Timing your retirement right is crucial because your decision about when to leave the workforce is going to affect the amount of money available for the rest of your life.
To ensure you make the right choice, here are three key rules you'll want to follow.
1. Know how your Social Security benefits will be affected
You don't have to claim Social Security benefits when you retire, but most people do because they provide a much-needed source of income. If you're going to start your benefits upon leaving the workforce, make sure you understand how your age at the time will determine the amount you'll receive.
All retirees have a full retirement age (FRA), which is determined by their birth year and is between 66 and 67. If you retire before your FRA, early-filing penalties apply each month that reduce your standard benefit by as much as 6.7% annually during the first three years ahead of FRA and 5% for each prior year. If you retire after it, delayed retirement credits raise the amount monthly, adding up to an 8% annual increase until age 70.
Once you file for your benefits, you're generally committed unless you rescind your claim within a year and pay back all that you've received, so the choice isn't one to take lightly. Since Social Security will be an important source of income, calculate the amount you'd get at different ages and decide what age is ideal for you to start your checks.
2. Understand what your savings will do for you
Social Security alone isn't enough to live on, so you need supplementary money from savings. That means you need to know how much your retirement investments will produce. You can't just take as much money as you need from them, since this could result in your account running out of cash quickly.
Instead, decide on a strategy for choosing a safe withdrawal rate, such as following the 4% rule. See how much income your savings will provide using your chosen strategy and make sure it's enough to support the lifestyle you hope to live.
3. Plan for the worst
Everyone wants a retirement filled with travel and fun, but not everyone gets it. Health problems can start sooner than you think, and both medical care and long-term care can be far more expensive than you may imagine.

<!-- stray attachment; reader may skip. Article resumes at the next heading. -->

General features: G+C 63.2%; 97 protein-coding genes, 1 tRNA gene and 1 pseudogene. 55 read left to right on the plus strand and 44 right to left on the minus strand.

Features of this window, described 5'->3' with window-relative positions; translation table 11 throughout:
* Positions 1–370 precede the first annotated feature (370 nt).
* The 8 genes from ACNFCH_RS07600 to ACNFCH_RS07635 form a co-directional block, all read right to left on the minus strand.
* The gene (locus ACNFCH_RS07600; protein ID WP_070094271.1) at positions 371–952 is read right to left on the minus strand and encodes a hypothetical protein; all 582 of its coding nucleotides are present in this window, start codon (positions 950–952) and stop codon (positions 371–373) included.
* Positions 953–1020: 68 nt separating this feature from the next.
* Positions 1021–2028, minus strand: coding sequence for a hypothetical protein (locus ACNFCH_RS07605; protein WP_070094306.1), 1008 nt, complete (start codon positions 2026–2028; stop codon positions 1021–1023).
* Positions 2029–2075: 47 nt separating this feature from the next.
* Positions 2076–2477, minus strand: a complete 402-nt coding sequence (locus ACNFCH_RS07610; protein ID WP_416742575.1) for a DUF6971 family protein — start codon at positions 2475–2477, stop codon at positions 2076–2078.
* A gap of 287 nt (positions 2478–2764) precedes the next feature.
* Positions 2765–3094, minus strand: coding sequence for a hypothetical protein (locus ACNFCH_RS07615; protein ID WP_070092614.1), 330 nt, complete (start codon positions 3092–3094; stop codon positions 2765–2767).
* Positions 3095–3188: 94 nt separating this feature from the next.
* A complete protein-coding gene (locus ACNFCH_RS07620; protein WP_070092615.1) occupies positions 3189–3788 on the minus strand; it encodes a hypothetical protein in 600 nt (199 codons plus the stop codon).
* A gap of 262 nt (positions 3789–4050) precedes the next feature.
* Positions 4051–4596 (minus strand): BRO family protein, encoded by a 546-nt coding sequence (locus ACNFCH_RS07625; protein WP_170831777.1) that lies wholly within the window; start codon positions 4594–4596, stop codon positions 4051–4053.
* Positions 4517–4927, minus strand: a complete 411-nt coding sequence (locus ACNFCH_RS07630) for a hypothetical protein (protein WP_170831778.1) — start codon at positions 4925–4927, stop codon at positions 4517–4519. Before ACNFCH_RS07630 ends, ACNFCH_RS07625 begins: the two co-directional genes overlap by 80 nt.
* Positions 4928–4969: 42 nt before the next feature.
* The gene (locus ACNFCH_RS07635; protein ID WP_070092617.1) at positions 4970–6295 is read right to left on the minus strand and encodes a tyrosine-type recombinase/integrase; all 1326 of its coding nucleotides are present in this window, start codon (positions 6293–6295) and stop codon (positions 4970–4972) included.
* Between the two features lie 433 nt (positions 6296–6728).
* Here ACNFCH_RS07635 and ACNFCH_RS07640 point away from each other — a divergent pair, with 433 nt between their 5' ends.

It's important you make sure your savings can cover your healthcare needs as a retiree, and that you have the right insurance coverage to keep those costs down. To do that, shop for Medicare plans, compare Medicare Advantage versus Medigap with traditional Medicare, and calculate the amount of savings you have earmarked for medical expenses. Exploring the purchase of long-term-care insurance can also be a good idea, as Medicare provides no coverage for a nursing home or home care under most circumstances.
Expensive medical costs aren't the only potential calamity you need to be prepared for, either. There's a growing possibility that Social Security benefit cuts could occur within the next 10 to 15 years. Consider how you'd fare under different scenarios, including if there's a 24% reduction in benefits.
If you find you're unlikely to be able to afford your medical expenses or that you couldn't withstand even a small reduction in Social Security, you may want to work a little longer to bulk up your savings, delay your Social Security benefits claim, and reduce the amount of time your savings must support you.
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